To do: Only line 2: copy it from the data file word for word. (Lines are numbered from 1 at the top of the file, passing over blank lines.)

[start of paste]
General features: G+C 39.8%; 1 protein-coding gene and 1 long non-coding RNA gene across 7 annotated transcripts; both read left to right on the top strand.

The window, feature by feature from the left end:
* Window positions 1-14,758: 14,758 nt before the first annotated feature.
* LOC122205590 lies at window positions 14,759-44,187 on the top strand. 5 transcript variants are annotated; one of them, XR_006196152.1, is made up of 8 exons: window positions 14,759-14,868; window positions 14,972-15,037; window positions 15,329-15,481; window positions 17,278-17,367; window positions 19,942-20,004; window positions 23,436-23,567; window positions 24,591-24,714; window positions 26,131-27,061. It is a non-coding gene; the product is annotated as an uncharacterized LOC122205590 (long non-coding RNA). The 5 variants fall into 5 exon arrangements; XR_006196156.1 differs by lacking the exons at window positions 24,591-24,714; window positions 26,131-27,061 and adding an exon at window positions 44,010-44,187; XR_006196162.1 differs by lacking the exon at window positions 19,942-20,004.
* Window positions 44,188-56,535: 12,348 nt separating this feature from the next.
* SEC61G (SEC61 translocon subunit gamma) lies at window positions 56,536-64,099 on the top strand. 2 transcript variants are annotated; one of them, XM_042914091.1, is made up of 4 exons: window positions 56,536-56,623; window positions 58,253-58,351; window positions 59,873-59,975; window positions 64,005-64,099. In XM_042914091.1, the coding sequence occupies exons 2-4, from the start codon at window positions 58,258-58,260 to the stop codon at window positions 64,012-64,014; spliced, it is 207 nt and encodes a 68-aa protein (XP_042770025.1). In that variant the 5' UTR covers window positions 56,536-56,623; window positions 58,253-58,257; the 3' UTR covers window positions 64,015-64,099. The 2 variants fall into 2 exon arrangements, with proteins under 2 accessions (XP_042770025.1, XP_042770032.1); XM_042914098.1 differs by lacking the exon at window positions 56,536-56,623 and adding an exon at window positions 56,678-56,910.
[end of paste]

The window, feature by feature from the left end: